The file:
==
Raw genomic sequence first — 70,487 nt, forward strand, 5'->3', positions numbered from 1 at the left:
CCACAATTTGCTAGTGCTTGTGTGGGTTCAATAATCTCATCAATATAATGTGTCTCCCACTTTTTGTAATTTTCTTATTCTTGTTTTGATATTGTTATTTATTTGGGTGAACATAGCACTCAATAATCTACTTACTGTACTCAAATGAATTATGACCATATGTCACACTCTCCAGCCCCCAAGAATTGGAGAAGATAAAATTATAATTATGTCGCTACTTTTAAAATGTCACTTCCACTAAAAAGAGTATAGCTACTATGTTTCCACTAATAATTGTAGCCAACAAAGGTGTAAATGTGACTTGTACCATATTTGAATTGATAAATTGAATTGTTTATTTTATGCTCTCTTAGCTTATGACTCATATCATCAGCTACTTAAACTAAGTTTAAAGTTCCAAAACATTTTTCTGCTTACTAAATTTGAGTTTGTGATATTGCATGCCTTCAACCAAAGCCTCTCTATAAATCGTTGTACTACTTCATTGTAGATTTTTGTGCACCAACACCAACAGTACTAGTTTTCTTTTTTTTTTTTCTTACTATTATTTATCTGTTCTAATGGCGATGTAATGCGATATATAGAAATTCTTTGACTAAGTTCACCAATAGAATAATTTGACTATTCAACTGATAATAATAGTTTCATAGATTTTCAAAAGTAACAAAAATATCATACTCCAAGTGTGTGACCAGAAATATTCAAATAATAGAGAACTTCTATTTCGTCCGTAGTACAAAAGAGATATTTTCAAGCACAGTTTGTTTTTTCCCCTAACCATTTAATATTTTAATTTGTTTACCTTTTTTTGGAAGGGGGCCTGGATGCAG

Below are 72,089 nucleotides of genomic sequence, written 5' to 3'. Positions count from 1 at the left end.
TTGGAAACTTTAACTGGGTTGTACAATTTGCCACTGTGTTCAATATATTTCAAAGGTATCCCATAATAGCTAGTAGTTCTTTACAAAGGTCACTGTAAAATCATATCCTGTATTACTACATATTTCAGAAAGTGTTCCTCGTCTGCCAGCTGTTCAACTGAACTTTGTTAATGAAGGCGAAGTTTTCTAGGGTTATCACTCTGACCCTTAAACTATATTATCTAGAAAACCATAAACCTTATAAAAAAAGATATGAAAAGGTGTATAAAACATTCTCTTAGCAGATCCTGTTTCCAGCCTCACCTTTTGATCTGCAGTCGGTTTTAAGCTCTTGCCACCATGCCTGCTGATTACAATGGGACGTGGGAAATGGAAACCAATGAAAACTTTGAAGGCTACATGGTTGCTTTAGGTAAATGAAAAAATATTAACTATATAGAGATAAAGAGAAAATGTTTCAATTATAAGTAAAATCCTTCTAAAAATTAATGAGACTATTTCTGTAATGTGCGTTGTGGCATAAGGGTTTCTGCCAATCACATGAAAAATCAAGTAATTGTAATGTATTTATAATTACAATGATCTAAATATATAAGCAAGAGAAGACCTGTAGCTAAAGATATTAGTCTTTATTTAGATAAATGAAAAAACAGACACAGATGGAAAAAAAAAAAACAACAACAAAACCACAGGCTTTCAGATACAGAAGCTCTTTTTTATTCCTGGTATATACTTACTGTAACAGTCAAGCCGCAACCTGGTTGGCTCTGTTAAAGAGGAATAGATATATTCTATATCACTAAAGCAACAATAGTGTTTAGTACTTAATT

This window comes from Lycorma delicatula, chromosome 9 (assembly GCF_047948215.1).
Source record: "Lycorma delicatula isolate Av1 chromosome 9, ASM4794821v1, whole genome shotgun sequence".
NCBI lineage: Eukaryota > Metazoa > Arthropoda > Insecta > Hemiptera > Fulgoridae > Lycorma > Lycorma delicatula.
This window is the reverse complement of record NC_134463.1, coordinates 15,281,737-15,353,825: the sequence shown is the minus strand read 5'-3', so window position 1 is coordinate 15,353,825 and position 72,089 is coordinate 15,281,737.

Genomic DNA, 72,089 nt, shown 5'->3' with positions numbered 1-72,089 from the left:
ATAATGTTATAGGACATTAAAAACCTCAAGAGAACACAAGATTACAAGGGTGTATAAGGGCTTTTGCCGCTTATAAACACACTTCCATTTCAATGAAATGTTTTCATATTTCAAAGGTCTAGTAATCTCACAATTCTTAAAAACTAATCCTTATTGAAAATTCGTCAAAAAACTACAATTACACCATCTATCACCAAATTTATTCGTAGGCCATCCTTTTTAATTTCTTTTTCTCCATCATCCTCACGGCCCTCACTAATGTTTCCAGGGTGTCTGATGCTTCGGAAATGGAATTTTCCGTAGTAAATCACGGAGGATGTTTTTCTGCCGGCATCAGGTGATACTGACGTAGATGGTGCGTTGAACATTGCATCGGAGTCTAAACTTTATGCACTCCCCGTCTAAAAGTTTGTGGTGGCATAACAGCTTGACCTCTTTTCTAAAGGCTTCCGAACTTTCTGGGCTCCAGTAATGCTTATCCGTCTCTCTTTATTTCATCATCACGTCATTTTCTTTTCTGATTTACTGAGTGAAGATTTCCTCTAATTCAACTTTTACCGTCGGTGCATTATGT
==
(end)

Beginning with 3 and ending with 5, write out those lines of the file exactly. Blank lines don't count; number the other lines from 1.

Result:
Below are 72,089 nucleotides of genomic sequence, written 5' to 3'. Positions count from 1 at the left end.
TTGGAAACTTTAACTGGGTTGTACAATTTGCCACTGTGTTCAATATATTTCAAAGGTATCCCATAATAGCTAGTAGTTCTTTACAAAGGTCACTGTAAAATCATATCCTGTATTACTACATATTTCAGAAAGTGTTCCTCGTCTGCCAGCTGTTCAACTGAACTTTGTTAATGAAGGCGAAGTTTTCTAGGGTTATCACTCTGACCCTTAAACTATATTATCTAGAAAACCATAAACCTTATAAAAAAAGATATGAAAAGGTGTATAAAACATTCTCTTAGCAGATCCTGTTTCCAGCCTCACCTTTTGATCTGCAGTCGGTTTTAAGCTCTTGCCACCATGCCTGCTGATTACAATGGGACGTGGGAAATGGAAACCAATGAAAACTTTGAAGGCTACATGGTTGCTTTAGGTAAATGAAAAAATATTAACTATATAGAGATAAAGAGAAAATGTTTCAATTATAAGTAAAATCCTTCTAAAAATTAATGAGACTATTTCTGTAATGTGCGTTGTGGCATAAGGGTTTCTGCCAATCACATGAAAAATCAAGTAATTGTAATGTATTTATAATTACAATGATCTAAATATATAAGCAAGAGAAGACCTGTAGCTAAAGATATTAGTCTTTATTTAGATAAATGAAAAAACAGACACAGATGGAAAAAAAAAAAACAACAACAAAACCACAGGCTTTCAGATACAGAAGCTCTTTTTTATTCCTGGTATATACTTACTGTAACAGTCAAGCCGCAACCTGGTTGGCTCTGTTAAAGAGGAATAGATATATTCTATATCACTAAAGCAACAATAGTGTTTAGTACTTAATT

This window comes from Lycorma delicatula, chromosome 9 (assembly GCF_047948215.1).